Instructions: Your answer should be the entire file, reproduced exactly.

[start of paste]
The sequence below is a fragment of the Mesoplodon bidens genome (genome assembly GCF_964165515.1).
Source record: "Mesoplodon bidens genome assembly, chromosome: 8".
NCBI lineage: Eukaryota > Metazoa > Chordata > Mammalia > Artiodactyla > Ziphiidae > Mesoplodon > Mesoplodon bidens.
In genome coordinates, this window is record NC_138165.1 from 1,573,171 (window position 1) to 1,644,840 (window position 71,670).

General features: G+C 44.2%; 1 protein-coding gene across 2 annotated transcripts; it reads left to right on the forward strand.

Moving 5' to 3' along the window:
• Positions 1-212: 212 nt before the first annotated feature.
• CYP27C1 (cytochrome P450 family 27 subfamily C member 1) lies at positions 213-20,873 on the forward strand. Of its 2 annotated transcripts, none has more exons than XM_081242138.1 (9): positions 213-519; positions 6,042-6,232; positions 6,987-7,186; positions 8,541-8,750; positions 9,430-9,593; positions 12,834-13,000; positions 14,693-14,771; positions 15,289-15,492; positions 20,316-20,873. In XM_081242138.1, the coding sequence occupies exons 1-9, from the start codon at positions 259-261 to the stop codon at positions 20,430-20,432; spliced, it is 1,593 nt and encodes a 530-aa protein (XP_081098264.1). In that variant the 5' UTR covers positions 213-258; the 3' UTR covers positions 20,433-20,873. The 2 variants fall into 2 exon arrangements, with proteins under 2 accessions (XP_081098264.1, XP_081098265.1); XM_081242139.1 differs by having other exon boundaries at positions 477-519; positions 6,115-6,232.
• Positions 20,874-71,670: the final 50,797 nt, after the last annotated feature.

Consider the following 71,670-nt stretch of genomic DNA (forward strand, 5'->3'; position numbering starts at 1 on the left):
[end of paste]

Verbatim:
The sequence below is a fragment of the Mesoplodon bidens genome (genome assembly GCF_964165515.1).
Source record: "Mesoplodon bidens genome assembly, chromosome: 8".
NCBI lineage: Eukaryota > Metazoa > Chordata > Mammalia > Artiodactyla > Ziphiidae > Mesoplodon > Mesoplodon bidens.
In genome coordinates, this window is record NC_138165.1 from 1,573,171 (window position 1) to 1,644,840 (window position 71,670).

General features: G+C 44.2%; 1 protein-coding gene across 2 annotated transcripts; it reads left to right on the forward strand.

Moving 5' to 3' along the window:
• Positions 1-212: 212 nt before the first annotated feature.
• CYP27C1 (cytochrome P450 family 27 subfamily C member 1) lies at positions 213-20,873 on the forward strand. Of its 2 annotated transcripts, none has more exons than XM_081242138.1 (9): positions 213-519; positions 6,042-6,232; positions 6,987-7,186; positions 8,541-8,750; positions 9,430-9,593; positions 12,834-13,000; positions 14,693-14,771; positions 15,289-15,492; positions 20,316-20,873. In XM_081242138.1, the coding sequence occupies exons 1-9, from the start codon at positions 259-261 to the stop codon at positions 20,430-20,432; spliced, it is 1,593 nt and encodes a 530-aa protein (XP_081098264.1). In that variant the 5' UTR covers positions 213-258; the 3' UTR covers positions 20,433-20,873. The 2 variants fall into 2 exon arrangements, with proteins under 2 accessions (XP_081098264.1, XP_081098265.1); XM_081242139.1 differs by having other exon boundaries at positions 477-519; positions 6,115-6,232.
• Positions 20,874-71,670: the final 50,797 nt, after the last annotated feature.

Consider the following 71,670-nt stretch of genomic DNA (forward strand, 5'->3'; position numbering starts at 1 on the left):